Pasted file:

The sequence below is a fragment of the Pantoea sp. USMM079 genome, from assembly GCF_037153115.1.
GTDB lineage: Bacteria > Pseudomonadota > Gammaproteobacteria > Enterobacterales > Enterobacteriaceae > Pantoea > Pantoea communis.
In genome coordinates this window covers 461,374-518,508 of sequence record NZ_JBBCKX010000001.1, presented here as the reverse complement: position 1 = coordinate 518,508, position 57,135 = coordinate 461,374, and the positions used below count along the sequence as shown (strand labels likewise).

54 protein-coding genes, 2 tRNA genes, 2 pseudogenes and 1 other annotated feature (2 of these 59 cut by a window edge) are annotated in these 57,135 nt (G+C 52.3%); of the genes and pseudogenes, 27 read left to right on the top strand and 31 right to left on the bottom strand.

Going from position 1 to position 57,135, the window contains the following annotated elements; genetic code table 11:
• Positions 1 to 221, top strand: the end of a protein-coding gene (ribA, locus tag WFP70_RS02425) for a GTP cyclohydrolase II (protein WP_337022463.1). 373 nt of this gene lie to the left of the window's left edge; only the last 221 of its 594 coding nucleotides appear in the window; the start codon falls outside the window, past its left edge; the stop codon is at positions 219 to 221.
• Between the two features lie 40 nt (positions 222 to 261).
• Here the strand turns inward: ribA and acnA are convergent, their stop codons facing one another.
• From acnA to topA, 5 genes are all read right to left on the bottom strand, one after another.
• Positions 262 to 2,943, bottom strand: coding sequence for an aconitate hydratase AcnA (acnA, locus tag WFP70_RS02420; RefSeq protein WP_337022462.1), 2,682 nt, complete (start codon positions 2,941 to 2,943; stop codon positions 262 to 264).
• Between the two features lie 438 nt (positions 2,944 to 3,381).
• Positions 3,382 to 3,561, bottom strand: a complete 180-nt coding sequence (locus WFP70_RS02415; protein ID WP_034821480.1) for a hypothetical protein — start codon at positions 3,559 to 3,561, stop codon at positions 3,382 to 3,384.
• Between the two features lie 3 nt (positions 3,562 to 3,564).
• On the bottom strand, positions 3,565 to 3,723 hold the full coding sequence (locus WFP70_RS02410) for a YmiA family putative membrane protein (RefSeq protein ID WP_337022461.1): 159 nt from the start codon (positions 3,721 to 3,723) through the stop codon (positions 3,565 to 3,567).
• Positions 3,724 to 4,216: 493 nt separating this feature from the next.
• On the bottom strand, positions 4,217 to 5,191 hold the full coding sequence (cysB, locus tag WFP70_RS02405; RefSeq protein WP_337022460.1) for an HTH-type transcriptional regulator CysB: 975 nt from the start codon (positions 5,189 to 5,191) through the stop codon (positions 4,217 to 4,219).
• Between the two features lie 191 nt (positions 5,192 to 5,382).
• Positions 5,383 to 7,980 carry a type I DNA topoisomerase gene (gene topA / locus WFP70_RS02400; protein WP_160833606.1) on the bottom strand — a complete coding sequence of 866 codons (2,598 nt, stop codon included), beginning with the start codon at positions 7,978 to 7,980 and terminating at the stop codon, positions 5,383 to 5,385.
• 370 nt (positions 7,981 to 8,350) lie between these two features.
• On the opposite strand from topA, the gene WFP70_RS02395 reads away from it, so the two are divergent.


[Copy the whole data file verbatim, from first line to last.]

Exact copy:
The sequence below is a fragment of the Pantoea sp. USMM079 genome, from assembly GCF_037153115.1.
GTDB lineage: Bacteria > Pseudomonadota > Gammaproteobacteria > Enterobacterales > Enterobacteriaceae > Pantoea > Pantoea communis.
In genome coordinates this window covers 461,374-518,508 of sequence record NZ_JBBCKX010000001.1, presented here as the reverse complement: position 1 = coordinate 518,508, position 57,135 = coordinate 461,374, and the positions used below count along the sequence as shown (strand labels likewise).

54 protein-coding genes, 2 tRNA genes, 2 pseudogenes and 1 other annotated feature (2 of these 59 cut by a window edge) are annotated in these 57,135 nt (G+C 52.3%); of the genes and pseudogenes, 27 read left to right on the top strand and 31 right to left on the bottom strand.

Going from position 1 to position 57,135, the window contains the following annotated elements; genetic code table 11:
• Positions 1 to 221, top strand: the end of a protein-coding gene (ribA, locus tag WFP70_RS02425) for a GTP cyclohydrolase II (protein WP_337022463.1). 373 nt of this gene lie to the left of the window's left edge; only the last 221 of its 594 coding nucleotides appear in the window; the start codon falls outside the window, past its left edge; the stop codon is at positions 219 to 221.
• Between the two features lie 40 nt (positions 222 to 261).
• Here the strand turns inward: ribA and acnA are convergent, their stop codons facing one another.
• From acnA to topA, 5 genes are all read right to left on the bottom strand, one after another.
• Positions 262 to 2,943, bottom strand: coding sequence for an aconitate hydratase AcnA (acnA, locus tag WFP70_RS02420; RefSeq protein WP_337022462.1), 2,682 nt, complete (start codon positions 2,941 to 2,943; stop codon positions 262 to 264).
• Between the two features lie 438 nt (positions 2,944 to 3,381).
• Positions 3,382 to 3,561, bottom strand: a complete 180-nt coding sequence (locus WFP70_RS02415; protein ID WP_034821480.1) for a hypothetical protein — start codon at positions 3,559 to 3,561, stop codon at positions 3,382 to 3,384.
• Between the two features lie 3 nt (positions 3,562 to 3,564).
• On the bottom strand, positions 3,565 to 3,723 hold the full coding sequence (locus WFP70_RS02410) for a YmiA family putative membrane protein (RefSeq protein ID WP_337022461.1): 159 nt from the start codon (positions 3,721 to 3,723) through the stop codon (positions 3,565 to 3,567).
• Positions 3,724 to 4,216: 493 nt separating this feature from the next.
• On the bottom strand, positions 4,217 to 5,191 hold the full coding sequence (cysB, locus tag WFP70_RS02405; RefSeq protein WP_337022460.1) for an HTH-type transcriptional regulator CysB: 975 nt from the start codon (positions 5,189 to 5,191) through the stop codon (positions 4,217 to 4,219).
• Between the two features lie 191 nt (positions 5,192 to 5,382).
• Positions 5,383 to 7,980 carry a type I DNA topoisomerase gene (gene topA / locus WFP70_RS02400; protein WP_160833606.1) on the bottom strand — a complete coding sequence of 866 codons (2,598 nt, stop codon included), beginning with the start codon at positions 7,978 to 7,980 and terminating at the stop codon, positions 5,383 to 5,385.
• 370 nt (positions 7,981 to 8,350) lie between these two features.
• On the opposite strand from topA, the gene WFP70_RS02395 reads away from it, so the two are divergent.